New Zealand's economy could take a $10 billion hit in the event of an outbreak of foot and mouth disease. That's according to one model from Biosecurity NZ.
Our border forces are on alert after the virus was found in Indonesia, including the popular holiday spot, Bali.
It affects cloven-hooved animals - which includes cows, pigs, sheep, goats and deer. And farmers here are concerned about their livestock, and what it could mean for their industry.
Just as we open up from COVID-19, another virus threatens our national security. Biosecurity New Zealand is stepping up its work at the border with a new campaign to keep out foot and mouth disease.
"It causes major illness in animals and death, loss of production, it spreads really quickly as well, so the best approach is to try and keep it out," Biosecurity NZ deputy director-general Stuart Anderson said.
New Zealand's never had an outbreak of foot and mouth - a virus that only infects cloven-hooved animals. But it could have a devastating impact on livestock and the economy.
"We could be talking quite a number of billions of dollars lost of exports lost, potentially upwards of say $10 billion," warned ASB chief economist Nick Tuffley.
But one model by Biosecurity NZ estimates it could cost the economy $15 billion.
It's a real concern because it's already present in Malaysia, China and most recently Indonesia.
Every arrival from Indonesia is now given a form. It tells them to declare goods including their shoes, farming equipment and if they've come into contact with livestock while overseas. They're also told to stay away from livestock in New Zealand for a week.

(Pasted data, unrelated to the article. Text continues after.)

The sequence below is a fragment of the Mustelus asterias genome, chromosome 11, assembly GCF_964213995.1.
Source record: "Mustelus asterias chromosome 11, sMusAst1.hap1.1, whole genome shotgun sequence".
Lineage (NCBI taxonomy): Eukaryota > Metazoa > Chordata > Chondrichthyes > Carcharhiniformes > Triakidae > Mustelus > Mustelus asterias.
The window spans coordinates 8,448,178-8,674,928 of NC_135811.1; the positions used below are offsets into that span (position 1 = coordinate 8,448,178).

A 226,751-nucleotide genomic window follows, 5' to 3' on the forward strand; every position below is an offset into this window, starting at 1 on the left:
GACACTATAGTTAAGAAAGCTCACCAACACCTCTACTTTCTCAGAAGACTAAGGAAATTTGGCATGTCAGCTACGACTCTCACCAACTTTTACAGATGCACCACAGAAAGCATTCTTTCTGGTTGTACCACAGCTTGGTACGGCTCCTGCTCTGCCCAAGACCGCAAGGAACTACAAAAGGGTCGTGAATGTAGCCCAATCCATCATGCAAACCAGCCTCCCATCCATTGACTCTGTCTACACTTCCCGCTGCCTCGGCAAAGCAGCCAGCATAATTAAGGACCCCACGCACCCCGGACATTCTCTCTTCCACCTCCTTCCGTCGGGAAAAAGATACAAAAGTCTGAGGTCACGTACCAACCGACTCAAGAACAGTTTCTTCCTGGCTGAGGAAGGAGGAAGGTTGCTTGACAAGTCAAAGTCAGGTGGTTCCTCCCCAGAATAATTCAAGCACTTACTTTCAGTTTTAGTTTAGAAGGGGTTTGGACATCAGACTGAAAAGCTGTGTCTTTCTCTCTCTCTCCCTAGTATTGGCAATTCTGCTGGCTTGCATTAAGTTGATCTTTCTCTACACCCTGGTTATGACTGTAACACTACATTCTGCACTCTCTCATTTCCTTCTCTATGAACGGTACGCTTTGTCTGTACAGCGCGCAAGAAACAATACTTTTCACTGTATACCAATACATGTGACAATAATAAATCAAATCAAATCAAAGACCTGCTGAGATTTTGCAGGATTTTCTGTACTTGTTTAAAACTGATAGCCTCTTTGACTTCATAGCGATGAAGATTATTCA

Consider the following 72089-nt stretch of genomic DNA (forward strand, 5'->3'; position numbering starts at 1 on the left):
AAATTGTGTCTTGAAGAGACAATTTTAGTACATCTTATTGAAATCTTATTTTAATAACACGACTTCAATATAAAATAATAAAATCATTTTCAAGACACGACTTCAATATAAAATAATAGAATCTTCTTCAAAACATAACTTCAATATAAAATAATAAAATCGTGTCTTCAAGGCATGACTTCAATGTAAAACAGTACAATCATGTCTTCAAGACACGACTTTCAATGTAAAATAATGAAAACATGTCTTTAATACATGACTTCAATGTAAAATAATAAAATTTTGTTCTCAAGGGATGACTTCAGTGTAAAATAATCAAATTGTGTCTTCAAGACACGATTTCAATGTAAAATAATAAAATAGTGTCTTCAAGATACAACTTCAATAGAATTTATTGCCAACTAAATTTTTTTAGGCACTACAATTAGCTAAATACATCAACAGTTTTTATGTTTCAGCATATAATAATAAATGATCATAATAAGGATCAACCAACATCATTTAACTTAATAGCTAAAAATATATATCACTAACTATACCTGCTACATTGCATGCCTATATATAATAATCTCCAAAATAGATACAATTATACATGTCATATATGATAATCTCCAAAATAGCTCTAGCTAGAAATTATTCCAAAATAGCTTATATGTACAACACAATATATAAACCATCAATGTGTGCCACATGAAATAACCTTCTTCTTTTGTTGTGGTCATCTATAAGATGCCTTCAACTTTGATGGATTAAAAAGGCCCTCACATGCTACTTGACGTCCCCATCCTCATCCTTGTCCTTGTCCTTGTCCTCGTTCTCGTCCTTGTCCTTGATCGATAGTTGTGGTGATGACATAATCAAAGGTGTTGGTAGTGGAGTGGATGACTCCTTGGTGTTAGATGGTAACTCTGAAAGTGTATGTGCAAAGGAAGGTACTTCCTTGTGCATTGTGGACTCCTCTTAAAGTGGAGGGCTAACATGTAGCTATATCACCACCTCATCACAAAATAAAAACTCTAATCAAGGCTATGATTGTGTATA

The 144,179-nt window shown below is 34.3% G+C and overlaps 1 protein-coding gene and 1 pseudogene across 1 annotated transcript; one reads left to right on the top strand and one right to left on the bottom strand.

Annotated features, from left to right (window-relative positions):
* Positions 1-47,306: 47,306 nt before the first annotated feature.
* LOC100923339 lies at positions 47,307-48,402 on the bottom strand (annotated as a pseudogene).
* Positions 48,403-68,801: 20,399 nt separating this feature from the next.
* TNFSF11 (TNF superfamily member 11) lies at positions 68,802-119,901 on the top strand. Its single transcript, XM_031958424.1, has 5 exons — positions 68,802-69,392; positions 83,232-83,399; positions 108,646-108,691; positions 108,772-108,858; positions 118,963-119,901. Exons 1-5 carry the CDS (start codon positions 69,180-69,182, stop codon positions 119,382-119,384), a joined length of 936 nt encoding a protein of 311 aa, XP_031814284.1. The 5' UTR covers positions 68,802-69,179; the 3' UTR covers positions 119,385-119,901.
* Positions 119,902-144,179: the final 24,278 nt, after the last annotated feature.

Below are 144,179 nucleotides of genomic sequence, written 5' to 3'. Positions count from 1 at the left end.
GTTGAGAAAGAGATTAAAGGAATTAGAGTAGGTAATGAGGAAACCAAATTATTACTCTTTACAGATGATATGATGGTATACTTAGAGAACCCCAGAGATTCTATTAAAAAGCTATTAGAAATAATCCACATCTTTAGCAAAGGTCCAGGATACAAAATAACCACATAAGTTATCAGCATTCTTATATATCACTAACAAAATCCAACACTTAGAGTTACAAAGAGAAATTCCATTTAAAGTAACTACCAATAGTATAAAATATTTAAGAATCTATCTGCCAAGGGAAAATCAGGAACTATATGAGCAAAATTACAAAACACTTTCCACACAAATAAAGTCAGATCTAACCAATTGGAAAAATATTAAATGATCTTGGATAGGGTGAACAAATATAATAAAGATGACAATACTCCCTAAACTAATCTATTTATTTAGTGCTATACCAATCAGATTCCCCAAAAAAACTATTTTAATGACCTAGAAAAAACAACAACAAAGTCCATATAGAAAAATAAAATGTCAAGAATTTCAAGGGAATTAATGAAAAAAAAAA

The disease decimated UK farms in 2001. More than 750 individual outbreaks forced the UK government to order the slaughter of more than a quarter of a million animals.
Dairy farmer and Federated Farmers vice-president Wayne Langford is concerned, he says it would be worse than the outbreak of Mycoplasma bovis.
"I'd describe foot and mouth disease as Mycoplasma bovis on steroids really," he told Newshub.
"We've already sent people overseas to check on the facilities in Indonesia, we'll have stricter controls at the border here and we'll alert anyone who's thinking of travelling to Bali that there's a real danger of contact with livestock," added Agriculture Minister Damien O'Connor.
Because protecting our livestock and farms from foot and mouth also protects our economy.